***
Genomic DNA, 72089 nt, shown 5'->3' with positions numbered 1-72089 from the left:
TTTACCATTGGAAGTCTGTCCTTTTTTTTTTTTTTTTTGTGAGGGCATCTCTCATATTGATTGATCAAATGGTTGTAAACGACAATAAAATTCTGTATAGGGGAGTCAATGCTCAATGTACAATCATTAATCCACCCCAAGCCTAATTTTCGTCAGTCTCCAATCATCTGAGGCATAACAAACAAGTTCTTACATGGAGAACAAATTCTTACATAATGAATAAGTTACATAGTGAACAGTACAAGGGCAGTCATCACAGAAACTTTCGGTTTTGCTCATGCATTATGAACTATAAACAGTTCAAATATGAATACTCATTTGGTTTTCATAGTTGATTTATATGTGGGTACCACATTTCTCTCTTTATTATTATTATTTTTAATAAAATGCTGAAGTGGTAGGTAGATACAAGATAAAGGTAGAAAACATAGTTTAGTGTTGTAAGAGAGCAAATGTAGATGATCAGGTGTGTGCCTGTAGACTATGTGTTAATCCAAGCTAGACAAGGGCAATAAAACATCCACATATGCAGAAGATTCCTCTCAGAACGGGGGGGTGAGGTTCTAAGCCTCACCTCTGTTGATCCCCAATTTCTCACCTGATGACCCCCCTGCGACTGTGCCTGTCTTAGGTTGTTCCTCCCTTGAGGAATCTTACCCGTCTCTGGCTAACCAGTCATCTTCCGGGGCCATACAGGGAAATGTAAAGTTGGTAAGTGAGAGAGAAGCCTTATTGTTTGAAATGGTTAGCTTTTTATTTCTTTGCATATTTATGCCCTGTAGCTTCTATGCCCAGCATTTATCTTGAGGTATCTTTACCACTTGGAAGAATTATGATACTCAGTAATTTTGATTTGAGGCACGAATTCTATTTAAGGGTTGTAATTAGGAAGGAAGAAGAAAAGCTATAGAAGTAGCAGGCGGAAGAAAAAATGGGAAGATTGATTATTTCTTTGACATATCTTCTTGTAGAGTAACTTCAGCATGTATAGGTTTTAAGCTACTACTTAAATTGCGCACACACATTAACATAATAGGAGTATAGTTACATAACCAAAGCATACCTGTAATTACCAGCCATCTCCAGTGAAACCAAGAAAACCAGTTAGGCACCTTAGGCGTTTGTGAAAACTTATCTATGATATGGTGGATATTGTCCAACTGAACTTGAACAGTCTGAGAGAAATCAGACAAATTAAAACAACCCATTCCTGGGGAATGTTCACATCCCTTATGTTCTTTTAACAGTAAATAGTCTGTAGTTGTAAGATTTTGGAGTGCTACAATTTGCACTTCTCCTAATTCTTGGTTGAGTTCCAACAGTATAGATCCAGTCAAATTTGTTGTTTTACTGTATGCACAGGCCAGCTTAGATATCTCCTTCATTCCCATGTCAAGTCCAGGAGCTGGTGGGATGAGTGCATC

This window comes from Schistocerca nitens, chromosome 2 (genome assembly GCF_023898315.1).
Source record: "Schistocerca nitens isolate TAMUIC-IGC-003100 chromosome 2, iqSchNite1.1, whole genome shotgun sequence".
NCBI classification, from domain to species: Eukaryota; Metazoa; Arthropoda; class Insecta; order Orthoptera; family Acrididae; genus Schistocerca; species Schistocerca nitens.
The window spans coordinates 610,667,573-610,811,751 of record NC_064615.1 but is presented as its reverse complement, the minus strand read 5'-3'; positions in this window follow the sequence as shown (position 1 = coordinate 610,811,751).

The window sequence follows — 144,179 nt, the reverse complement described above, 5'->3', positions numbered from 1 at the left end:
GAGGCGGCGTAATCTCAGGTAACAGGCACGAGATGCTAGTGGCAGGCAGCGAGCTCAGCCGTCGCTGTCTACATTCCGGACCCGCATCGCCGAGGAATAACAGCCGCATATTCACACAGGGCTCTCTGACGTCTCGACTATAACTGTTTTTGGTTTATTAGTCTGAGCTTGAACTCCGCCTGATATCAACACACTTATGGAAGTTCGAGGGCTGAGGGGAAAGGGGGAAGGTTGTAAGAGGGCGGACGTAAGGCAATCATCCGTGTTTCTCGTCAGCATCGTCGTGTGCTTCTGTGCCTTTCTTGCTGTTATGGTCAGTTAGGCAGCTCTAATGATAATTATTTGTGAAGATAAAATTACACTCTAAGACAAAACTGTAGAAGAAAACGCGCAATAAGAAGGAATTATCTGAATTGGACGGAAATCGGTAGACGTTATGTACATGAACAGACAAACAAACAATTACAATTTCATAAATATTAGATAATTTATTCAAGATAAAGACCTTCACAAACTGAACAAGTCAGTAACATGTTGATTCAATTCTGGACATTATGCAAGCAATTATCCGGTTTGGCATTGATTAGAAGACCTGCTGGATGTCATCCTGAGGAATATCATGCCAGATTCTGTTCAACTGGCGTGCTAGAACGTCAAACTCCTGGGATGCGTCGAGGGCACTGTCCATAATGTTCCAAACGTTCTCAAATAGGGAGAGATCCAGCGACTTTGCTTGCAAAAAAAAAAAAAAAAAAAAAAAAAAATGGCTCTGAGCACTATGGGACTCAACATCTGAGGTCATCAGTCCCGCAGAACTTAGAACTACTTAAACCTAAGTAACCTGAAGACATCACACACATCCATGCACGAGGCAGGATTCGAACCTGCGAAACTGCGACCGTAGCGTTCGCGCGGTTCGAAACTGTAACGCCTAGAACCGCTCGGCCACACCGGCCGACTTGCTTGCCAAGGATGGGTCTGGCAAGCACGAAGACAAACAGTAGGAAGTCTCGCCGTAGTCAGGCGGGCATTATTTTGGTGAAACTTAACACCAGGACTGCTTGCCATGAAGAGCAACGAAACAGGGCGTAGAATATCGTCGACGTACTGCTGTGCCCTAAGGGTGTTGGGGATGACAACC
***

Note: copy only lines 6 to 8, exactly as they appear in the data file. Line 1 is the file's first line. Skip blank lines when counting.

The window spans coordinates 610,667,573-610,811,751 of record NC_064615.1 but is presented as its reverse complement, the minus strand read 5'-3'; positions in this window follow the sequence as shown (position 1 = coordinate 610,811,751).

The window sequence follows — 144,179 nt, the reverse complement described above, 5'->3', positions numbered from 1 at the left end:
GAGGCGGCGTAATCTCAGGTAACAGGCACGAGATGCTAGTGGCAGGCAGCGAGCTCAGCCGTCGCTGTCTACATTCCGGACCCGCATCGCCGAGGAATAACAGCCGCATATTCACACAGGGCTCTCTGACGTCTCGACTATAACTGTTTTTGGTTTATTAGTCTGAGCTTGAACTCCGCCTGATATCAACACACTTATGGAAGTTCGAGGGCTGAGGGGAAAGGGGGAAGGTTGTAAGAGGGCGGACGTAAGGCAATCATCCGTGTTTCTCGTCAGCATCGTCGTGTGCTTCTGTGCCTTTCTTGCTGTTATGGTCAGTTAGGCAGCTCTAATGATAATTATTTGTGAAGATAAAATTACACTCTAAGACAAAACTGTAGAAGAAAACGCGCAATAAGAAGGAATTATCTGAATTGGACGGAAATCGGTAGACGTTATGTACATGAACAGACAAACAAACAATTACAATTTCATAAATATTAGATAATTTATTCAAGATAAAGACCTTCACAAACTGAACAAGTCAGTAACATGTTGATTCAATTCTGGACATTATGCAAGCAATTATCCGGTTTGGCATTGATTAGAAGACCTGCTGGATGTCATCCTGAGGAATATCATGCCAGATTCTGTTCAACTGGCGTGCTAGAACGTCAAACTCCTGGGATGCGTCGAGGGCACTGTCCATAATGTTCCAAACGTTCTCAAATAGGGAGAGATCCAGCGACTTTGCTTGCAAAAAAAAAAAAAAAAAAAAAAAAAAATGGCTCTGAGCACTATGGGACTCAACATCTGAGGTCATCAGTCCCGCAGAACTTAGAACTACTTAAACCTAAGTAACCTGAAGACATCACACACATCCATGCACGAGGCAGGATTCGAACCTGCGAAACTGCGACCGTAGCGTTCGCGCGGTTCGAAACTGTAACGCCTAGAACCGCTCGGCCACACCGGCCGACTTGCTTGCCAAGGATGGGTCTGGCAAGCACGAAGACAAACAGTAGGAAGTCTCGCCGTAGTCAGGCGGGCATTATTTTGGTGAAACTTAACACCAGGACTGCTTGCCATGAAGAGCAACGAAACAGGGCGTAGAATATCGTCGACGTACTGCTGTGCCCTAAGGGTGTTGGGGATGACAACC